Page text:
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January 3rd, 2017

Market Summary for the Week of December 26 - 30, 2016

by Kelsey Berger and Michelle Tham, Energy Analysts

Synopsis of Last Week's Energy Markets

WTI and Brent both continued to move downward last week, a general trend since late June. Both OPEC and the International 
Energy Agency lowered their 2015 global demand forecasts, and the EIA reported a forecast for a 1 million barrel increase in 
domestic production for 2015 over 2014 estimates. Natural gas prices capped a weekly gain last week on forecasts for lingering 
heat and on speculation that low gas prices will boost demand from electricity generators. Thursday's EIA storage report brought 
news of the largest gain in seven weeks, cutting the deficit to the five-year average levels to 14.2%

Crude prices continued to slowly inch up for a third straight week. Markets were boosted by the inception of the production cuts organized by OPEC, although skepticism remains as to sustained compliance by participants. Natural gas prices rose weekover-week as consumption soared above average levels. Gains began to reverse on Thursday and Friday as mild weather is forecasted for early January.

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December 27th, 2016

Market Summary for the Week of December 19 - 23, 2016

by Kelsey Berger and Michelle Tham, Energy Analysts

Synopsis of Last Week's Energy Markets

WTI and Brent both continued to move downward last week, a general trend since late June. Both OPEC and the International 
Energy Agency lowered their 2015 global demand forecasts, and the EIA reported a forecast for a 1 million barrel increase in 
domestic production for 2015 over 2014 estimates. Natural gas prices capped a weekly gain last week on forecasts for lingering 
heat and on speculation that low gas prices will boost demand from electricity generators. Thursday's EIA storage report brought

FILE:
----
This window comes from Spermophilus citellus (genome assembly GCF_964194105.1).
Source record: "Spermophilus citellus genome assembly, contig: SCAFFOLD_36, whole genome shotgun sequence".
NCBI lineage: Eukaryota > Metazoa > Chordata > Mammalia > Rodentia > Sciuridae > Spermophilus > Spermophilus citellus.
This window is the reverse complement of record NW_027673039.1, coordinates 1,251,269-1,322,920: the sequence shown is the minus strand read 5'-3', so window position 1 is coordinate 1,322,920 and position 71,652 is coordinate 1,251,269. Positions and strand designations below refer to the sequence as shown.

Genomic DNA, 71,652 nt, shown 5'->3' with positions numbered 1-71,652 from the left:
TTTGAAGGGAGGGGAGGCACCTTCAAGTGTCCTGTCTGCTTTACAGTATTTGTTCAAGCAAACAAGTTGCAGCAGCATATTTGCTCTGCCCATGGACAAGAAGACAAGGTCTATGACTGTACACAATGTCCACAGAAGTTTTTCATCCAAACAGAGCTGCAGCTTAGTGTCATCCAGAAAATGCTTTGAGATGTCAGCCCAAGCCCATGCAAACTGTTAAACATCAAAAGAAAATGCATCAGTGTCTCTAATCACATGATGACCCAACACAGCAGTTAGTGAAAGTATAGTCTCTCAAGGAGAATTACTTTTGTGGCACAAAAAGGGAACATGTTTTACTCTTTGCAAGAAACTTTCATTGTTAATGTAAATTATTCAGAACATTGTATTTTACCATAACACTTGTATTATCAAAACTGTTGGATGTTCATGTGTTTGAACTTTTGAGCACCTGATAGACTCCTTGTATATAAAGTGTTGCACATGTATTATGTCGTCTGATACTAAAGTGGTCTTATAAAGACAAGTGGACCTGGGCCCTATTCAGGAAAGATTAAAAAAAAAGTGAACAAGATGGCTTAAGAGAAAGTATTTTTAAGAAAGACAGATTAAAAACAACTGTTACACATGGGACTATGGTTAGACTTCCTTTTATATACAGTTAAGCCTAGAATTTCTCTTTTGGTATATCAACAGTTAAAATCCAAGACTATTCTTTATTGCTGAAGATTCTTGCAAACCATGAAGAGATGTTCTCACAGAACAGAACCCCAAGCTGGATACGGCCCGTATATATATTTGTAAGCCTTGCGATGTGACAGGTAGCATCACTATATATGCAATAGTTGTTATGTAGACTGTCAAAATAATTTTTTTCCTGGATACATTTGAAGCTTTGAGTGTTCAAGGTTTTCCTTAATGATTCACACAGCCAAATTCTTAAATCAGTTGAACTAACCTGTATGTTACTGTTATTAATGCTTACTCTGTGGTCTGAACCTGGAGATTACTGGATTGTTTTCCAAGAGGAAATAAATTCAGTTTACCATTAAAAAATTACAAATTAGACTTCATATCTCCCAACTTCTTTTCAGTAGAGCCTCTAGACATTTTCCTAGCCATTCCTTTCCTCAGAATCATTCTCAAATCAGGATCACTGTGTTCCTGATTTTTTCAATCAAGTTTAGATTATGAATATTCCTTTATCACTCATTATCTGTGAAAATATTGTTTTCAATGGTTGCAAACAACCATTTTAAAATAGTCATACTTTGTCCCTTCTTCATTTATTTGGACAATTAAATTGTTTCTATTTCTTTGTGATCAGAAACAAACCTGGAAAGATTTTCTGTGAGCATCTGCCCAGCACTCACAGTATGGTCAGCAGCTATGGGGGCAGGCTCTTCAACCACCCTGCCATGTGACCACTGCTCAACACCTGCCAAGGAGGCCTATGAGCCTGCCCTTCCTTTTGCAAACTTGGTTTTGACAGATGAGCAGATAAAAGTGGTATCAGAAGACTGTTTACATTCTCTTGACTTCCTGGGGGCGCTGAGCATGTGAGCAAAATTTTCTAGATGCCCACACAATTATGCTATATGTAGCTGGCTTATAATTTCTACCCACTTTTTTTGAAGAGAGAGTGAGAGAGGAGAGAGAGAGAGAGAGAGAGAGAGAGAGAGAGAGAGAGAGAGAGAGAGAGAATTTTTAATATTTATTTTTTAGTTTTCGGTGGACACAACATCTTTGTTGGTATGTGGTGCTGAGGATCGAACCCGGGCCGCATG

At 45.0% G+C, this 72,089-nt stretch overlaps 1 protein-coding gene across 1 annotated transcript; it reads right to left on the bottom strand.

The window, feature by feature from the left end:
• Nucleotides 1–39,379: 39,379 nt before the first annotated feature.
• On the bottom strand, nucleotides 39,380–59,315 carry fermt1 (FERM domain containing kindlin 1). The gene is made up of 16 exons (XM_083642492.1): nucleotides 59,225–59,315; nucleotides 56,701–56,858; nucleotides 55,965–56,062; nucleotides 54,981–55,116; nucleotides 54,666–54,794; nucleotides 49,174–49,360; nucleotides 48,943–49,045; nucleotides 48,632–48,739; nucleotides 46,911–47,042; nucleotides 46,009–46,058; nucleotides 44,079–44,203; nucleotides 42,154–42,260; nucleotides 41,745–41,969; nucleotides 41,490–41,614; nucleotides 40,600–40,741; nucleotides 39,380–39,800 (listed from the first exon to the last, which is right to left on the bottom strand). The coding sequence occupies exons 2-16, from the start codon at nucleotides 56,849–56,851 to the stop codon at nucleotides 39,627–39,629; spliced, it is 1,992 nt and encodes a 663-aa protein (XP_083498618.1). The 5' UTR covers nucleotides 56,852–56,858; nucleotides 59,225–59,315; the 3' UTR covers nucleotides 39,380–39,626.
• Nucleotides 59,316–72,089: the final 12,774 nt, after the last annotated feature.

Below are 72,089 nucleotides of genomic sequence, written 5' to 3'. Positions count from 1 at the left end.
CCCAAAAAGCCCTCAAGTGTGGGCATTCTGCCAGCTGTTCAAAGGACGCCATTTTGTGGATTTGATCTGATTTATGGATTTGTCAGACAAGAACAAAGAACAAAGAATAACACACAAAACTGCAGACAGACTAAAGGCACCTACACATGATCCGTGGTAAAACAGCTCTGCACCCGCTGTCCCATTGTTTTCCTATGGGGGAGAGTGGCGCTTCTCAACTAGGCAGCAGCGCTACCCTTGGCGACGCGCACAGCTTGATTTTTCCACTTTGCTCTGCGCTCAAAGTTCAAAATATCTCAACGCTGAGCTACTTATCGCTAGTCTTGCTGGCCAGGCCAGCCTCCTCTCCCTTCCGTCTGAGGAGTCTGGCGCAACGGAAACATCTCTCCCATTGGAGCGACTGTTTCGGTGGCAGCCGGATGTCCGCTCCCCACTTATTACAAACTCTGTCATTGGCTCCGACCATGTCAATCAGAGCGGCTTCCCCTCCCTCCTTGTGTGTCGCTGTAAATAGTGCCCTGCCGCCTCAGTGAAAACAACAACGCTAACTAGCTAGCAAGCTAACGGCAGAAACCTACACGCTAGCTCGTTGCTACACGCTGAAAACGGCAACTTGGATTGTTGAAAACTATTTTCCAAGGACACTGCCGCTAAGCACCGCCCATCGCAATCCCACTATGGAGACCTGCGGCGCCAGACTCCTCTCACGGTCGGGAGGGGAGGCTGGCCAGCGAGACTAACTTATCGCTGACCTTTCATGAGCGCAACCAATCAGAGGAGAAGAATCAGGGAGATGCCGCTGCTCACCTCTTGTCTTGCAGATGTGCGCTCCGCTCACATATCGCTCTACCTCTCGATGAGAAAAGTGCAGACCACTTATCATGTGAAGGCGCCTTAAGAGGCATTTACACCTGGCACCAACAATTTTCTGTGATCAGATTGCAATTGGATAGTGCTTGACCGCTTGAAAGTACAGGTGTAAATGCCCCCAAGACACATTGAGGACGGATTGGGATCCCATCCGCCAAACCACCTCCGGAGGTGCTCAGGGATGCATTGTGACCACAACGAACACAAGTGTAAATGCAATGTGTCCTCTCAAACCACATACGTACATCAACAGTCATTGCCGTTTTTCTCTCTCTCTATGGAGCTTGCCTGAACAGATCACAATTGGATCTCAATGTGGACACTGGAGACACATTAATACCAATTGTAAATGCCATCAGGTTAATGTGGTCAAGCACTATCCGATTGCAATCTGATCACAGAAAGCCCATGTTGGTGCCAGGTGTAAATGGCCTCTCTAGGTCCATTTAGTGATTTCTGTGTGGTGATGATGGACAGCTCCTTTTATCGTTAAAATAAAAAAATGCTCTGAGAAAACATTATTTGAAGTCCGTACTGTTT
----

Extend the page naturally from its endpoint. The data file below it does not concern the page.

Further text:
news of the largest gain in seven weeks, cutting the deficit to the five-year average levels to 14.2%

Crude prices ticked up slightly last week as the production cuts organized by OPEC are expected to start next week. Domestically, an unexpected gain in US crude stocks kept WTI prices in check, increasing the discount to London-traded Brent crude. For natural gas, near-term contracts were volatile and ended the week with an overall increase. The EIA reported a weekly storage withdrawal twice as much as the 5-year average, and forecasts of a mid-January cold front also bolstered prices.

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December 19th, 2016

Market Summary for the Week of December 12 - 16, 2016

by Kelsey Berger and Michelle Tham, Energy Analysts

Synopsis of Last Week's Energy Markets

WTI and Brent both continued to move downward last week, a general trend since late June. Both OPEC and the International 
Energy Agency lowered their 2015 global demand forecasts, and the EIA reported a forecast for a 1 million barrel increase in 
domestic production for 2015 over 2014 estimates. Natural gas prices capped a weekly gain last week on forecasts for lingering 
heat and on speculation that low gas prices will boost demand from electricity generators. Thursday's EIA storage report brought